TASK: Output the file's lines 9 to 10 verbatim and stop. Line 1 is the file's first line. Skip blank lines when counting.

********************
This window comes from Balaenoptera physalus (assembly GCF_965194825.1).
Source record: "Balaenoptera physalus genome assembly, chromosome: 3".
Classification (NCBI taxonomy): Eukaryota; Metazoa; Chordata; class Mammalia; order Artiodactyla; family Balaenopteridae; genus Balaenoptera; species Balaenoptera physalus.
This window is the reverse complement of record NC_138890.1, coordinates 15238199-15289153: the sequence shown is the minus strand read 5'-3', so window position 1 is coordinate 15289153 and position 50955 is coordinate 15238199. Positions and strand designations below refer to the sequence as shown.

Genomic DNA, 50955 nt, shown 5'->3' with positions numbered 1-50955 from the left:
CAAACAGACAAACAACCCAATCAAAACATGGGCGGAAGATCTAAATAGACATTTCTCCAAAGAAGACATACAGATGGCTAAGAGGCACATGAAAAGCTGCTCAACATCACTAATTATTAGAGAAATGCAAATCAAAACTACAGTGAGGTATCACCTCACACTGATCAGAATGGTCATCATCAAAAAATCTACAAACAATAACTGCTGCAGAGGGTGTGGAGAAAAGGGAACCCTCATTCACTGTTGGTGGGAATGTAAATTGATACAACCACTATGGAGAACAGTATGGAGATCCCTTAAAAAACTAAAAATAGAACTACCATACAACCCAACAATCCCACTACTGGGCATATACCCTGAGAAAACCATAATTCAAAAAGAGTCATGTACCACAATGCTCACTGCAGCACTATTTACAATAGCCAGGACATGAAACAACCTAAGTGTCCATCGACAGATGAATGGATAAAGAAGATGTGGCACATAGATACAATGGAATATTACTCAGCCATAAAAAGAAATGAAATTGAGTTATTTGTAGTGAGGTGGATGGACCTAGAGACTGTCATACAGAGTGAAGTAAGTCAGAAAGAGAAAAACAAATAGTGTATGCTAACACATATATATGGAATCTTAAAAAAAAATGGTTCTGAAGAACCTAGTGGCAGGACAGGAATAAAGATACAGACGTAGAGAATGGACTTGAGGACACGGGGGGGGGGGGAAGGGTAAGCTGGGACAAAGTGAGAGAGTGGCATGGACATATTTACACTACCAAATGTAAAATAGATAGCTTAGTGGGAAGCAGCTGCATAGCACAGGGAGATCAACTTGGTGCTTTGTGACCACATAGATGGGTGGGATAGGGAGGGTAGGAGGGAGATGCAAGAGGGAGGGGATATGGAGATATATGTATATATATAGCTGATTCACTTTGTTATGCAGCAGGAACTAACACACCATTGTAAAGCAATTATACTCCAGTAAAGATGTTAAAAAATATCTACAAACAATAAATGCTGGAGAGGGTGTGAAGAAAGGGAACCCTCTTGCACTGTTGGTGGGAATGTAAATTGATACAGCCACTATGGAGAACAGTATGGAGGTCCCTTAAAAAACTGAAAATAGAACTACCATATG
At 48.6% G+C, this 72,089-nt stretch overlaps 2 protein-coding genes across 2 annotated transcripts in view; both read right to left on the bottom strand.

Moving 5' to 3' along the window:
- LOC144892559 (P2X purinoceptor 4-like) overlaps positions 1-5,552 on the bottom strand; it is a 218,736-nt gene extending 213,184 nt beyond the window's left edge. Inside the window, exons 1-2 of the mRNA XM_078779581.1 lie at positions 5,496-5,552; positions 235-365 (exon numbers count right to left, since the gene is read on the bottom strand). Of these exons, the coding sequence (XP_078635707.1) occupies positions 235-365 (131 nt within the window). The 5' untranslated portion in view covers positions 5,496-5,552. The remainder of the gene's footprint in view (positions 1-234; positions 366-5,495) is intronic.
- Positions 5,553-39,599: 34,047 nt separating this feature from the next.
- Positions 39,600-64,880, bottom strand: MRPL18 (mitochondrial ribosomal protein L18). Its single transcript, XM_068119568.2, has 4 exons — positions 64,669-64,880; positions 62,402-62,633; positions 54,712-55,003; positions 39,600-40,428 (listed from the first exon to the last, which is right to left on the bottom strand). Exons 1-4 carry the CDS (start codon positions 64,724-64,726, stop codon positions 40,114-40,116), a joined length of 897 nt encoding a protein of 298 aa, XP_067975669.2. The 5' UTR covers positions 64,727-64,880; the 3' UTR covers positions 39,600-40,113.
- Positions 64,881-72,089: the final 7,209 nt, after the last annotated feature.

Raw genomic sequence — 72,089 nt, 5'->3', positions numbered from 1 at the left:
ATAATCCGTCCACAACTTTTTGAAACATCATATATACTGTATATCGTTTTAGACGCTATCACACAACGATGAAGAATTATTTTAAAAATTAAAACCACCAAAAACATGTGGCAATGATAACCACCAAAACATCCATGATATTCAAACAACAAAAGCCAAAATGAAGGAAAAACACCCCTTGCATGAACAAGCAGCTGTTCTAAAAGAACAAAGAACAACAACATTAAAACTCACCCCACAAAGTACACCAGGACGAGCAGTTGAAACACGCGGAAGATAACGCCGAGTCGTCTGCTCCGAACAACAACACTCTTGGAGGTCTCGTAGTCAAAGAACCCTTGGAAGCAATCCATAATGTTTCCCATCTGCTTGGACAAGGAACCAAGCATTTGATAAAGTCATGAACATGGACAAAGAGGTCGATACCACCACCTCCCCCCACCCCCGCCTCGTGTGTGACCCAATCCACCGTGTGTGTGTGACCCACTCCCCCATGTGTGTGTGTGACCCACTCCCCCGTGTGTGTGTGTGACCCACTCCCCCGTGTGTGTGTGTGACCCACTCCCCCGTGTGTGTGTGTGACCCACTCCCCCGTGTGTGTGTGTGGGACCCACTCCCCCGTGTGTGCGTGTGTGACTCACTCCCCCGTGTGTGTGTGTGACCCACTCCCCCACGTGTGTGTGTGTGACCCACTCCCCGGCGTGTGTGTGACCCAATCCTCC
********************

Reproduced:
- LOC144892559 (P2X purinoceptor 4-like) overlaps positions 1-5,552 on the bottom strand; it is a 218,736-nt gene extending 213,184 nt beyond the window's left edge. Inside the window, exons 1-2 of the mRNA XM_078779581.1 lie at positions 5,496-5,552; positions 235-365 (exon numbers count right to left, since the gene is read on the bottom strand). Of these exons, the coding sequence (XP_078635707.1) occupies positions 235-365 (131 nt within the window). The 5' untranslated portion in view covers positions 5,496-5,552. The remainder of the gene's footprint in view (positions 1-234; positions 366-5,495) is intronic.
- Positions 5,553-39,599: 34,047 nt separating this feature from the next.